Train firm signals wireless expansion

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Train firm signals wireless expansion

Virgin to mix technologies to provide uninterrupted access.

Virgin Trains is testing high-speed wireless access on its West Coast service, using a range of technologies to enable passengers to browse the internet uninterrupted.

The train operator says its mix of WiMax, WiFi, high-speed downlink packet access (HSDPA) and satellite technology will offer a continued signal even when going through tunnels.

GNER, Southern Trains and the National Express Group have all installed wireless access in the past year.

Virgin Trains spokesman Lee West says that when just one branch of wireless internet technology is used, such as WiMax, service can be intermittent.

The company has chosen QinetiQ Rail to deploy its Connected Carriage system, but says it had to overcome a number of challenges that are unique to railways.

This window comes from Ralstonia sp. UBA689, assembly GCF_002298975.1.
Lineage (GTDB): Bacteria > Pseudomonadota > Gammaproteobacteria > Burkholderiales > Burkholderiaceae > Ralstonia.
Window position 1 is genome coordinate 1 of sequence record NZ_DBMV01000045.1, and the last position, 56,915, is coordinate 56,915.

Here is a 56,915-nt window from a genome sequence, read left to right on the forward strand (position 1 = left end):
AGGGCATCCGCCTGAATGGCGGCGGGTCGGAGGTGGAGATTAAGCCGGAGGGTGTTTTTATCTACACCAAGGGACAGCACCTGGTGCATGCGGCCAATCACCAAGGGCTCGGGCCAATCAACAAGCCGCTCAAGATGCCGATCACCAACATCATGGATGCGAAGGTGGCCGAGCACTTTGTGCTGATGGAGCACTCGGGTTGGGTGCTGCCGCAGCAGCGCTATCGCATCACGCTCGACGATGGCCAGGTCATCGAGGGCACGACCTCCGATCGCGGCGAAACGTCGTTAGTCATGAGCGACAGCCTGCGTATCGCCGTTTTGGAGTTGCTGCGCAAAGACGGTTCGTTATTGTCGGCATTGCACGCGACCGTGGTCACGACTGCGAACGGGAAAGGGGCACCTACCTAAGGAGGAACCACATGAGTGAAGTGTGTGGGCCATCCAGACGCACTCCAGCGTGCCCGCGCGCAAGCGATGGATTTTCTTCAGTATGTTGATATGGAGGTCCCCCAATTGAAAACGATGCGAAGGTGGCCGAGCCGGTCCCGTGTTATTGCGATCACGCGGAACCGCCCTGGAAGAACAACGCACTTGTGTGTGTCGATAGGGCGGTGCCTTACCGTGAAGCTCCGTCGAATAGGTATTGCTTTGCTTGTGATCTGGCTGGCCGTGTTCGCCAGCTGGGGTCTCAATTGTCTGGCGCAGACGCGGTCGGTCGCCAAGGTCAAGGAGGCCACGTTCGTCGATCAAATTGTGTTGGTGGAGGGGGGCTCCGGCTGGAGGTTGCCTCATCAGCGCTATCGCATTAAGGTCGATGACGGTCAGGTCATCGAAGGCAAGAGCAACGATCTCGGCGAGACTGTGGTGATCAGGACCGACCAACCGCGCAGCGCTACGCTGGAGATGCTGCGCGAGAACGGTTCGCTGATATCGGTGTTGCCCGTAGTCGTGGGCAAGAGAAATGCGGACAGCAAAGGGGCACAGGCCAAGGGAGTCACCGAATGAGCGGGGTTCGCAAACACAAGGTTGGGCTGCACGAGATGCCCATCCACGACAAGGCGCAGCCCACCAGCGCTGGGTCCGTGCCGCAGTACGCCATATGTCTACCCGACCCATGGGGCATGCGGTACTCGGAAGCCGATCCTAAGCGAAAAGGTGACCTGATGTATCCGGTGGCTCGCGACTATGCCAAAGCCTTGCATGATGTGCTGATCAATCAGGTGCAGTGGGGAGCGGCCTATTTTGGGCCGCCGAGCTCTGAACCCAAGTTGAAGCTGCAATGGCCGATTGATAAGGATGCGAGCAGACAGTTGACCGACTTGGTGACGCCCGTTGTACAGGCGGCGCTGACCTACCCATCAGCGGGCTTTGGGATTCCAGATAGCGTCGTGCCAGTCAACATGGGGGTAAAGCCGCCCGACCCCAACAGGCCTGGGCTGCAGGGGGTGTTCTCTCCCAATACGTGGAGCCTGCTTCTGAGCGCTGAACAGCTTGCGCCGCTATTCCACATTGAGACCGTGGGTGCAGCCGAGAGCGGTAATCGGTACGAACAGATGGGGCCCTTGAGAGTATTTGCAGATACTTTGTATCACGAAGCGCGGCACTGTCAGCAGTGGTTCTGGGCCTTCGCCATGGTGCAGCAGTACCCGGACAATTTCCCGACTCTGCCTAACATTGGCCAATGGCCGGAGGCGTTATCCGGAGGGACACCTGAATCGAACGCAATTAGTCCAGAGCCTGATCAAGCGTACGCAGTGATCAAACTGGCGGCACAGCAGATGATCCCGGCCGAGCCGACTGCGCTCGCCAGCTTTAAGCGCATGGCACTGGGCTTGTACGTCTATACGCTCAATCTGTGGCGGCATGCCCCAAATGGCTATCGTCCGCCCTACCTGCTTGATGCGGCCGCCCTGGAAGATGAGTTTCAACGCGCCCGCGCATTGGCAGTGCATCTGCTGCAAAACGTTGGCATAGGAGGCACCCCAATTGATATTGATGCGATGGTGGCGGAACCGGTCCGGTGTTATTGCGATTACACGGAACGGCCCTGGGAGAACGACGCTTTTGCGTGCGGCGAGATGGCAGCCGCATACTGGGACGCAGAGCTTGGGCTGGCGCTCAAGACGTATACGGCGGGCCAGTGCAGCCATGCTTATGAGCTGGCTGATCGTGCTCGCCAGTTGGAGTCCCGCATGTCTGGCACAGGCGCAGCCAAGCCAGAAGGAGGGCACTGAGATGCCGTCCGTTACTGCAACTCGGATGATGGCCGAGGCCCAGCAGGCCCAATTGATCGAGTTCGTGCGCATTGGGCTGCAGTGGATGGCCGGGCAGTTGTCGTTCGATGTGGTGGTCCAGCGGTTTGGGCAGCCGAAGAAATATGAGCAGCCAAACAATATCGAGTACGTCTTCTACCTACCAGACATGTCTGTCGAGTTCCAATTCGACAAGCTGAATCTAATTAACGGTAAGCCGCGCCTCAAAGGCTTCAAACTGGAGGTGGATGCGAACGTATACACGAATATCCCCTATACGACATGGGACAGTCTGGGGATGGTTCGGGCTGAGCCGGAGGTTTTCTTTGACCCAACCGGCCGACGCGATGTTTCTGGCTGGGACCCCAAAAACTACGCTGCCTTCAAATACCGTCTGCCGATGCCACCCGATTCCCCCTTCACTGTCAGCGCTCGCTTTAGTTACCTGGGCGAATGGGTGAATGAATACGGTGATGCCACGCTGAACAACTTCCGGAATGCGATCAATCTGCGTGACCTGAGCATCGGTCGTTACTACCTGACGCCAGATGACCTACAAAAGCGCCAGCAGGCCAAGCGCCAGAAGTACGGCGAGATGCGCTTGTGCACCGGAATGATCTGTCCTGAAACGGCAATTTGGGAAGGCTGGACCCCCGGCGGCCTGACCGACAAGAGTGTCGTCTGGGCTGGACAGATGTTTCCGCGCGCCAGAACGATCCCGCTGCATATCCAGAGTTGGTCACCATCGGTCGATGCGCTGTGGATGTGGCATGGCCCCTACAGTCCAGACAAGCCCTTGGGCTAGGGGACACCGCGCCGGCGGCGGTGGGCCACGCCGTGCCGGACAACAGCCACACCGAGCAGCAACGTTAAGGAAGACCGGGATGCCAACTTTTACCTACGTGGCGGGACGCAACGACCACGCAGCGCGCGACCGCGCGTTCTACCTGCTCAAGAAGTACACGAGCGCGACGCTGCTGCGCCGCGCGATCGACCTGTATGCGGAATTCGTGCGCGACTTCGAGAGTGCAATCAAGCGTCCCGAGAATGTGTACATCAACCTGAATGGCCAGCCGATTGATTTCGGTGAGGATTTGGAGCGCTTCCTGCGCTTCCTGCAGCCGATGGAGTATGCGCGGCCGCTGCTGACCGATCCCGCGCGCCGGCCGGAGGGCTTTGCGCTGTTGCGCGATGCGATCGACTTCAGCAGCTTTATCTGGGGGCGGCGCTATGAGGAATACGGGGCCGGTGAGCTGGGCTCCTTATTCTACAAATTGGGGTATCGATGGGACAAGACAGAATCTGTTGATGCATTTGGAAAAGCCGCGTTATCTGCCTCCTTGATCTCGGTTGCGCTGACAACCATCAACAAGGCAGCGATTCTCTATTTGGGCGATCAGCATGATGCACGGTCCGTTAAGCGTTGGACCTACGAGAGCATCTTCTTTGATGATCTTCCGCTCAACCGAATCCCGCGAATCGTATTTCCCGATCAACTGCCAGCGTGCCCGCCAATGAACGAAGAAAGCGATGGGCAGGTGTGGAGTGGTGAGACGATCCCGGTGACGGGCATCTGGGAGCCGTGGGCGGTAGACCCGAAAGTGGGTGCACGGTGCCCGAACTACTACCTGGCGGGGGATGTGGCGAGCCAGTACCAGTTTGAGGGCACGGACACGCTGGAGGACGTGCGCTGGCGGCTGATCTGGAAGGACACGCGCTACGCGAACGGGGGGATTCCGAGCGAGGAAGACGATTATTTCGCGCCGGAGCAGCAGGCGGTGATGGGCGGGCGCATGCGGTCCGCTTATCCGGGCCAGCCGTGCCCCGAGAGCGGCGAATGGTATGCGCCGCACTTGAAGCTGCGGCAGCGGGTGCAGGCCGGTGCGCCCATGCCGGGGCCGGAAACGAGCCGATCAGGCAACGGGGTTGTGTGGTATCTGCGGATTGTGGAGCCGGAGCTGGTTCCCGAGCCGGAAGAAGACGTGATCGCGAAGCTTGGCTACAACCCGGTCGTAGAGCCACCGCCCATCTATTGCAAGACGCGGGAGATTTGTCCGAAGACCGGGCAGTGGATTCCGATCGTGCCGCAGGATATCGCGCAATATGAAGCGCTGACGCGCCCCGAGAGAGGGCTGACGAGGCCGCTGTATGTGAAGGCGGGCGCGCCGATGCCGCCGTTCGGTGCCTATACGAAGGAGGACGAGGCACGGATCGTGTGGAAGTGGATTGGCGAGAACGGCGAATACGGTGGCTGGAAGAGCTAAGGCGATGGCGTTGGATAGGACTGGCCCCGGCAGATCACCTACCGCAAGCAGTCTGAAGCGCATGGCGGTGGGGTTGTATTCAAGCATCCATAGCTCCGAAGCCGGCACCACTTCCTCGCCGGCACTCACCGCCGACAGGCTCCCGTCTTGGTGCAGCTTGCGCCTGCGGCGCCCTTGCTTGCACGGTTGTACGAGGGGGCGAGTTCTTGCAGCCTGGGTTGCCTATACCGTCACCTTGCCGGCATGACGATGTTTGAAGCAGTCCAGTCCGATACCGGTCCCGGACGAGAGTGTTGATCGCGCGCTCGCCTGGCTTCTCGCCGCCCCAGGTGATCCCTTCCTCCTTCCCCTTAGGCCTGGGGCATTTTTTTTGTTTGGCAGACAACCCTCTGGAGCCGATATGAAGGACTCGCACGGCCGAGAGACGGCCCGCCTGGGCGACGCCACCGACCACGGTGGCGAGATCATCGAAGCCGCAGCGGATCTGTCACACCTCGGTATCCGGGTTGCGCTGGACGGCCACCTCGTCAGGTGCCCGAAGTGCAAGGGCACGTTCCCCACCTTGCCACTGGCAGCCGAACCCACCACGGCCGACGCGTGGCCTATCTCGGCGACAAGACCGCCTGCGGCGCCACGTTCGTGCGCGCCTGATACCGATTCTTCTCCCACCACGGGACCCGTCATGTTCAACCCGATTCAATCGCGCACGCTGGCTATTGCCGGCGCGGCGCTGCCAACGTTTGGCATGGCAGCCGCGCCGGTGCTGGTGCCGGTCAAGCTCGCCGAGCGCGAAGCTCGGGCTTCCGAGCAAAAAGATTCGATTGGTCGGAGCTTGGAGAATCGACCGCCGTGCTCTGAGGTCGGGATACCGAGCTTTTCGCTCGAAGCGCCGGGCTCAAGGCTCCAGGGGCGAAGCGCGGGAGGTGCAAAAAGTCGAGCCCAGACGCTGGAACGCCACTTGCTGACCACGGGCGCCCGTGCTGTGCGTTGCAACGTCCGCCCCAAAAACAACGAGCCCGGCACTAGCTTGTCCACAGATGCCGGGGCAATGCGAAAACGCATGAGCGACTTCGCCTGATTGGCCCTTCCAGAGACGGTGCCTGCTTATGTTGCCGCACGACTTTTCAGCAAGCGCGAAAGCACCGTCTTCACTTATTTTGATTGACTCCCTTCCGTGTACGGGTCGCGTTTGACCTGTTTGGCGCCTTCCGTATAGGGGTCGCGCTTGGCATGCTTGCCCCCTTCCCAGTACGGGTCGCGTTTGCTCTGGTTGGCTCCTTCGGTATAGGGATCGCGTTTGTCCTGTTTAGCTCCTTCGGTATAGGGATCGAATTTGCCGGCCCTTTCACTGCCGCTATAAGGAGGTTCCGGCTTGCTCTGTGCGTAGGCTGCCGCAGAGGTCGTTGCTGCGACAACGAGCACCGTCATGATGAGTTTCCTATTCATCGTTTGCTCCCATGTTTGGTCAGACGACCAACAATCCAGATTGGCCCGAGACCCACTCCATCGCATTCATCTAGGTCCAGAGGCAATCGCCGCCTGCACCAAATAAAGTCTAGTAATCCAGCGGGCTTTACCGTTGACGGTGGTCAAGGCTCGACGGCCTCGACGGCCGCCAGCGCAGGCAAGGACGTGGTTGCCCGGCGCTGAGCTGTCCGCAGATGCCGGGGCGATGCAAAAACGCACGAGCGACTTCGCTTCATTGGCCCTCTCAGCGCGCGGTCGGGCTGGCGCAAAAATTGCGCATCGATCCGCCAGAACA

"Railway lines are often isolated from infrastructure, such as when travelling through long tunnels," said West.

"By using different technologies, we can use each system to hold on to the signal as long as possible and deliver the best possible connection."

West believes continuous internet access will make its services more attractive to business travellers.

But Forrester Research analyst Jenny Lau sees no compelling reason for train firms to provide continuous connectivity.

"It is kind of like “me too”, with train operators bringing in wireless simply because its competitors have," she said. "But when you think that most passengers use wireless onboard to check emails, continuous connectivity is not vital."

Lau says the costs of data usage and downloading, not speed and access, are the biggest limitations to wireless take-up.

QinetiQ Rail has installed WiFi hotspots in each carriage and antenna on one Virgin train roof, with a local area network running along the length of the train. The service will be tested on the West Coast Mainline route, with the first installation already complete.

Virgin is also installing infrastructure in its 130 trains to improve mobile phone reception following a trial with Orange.

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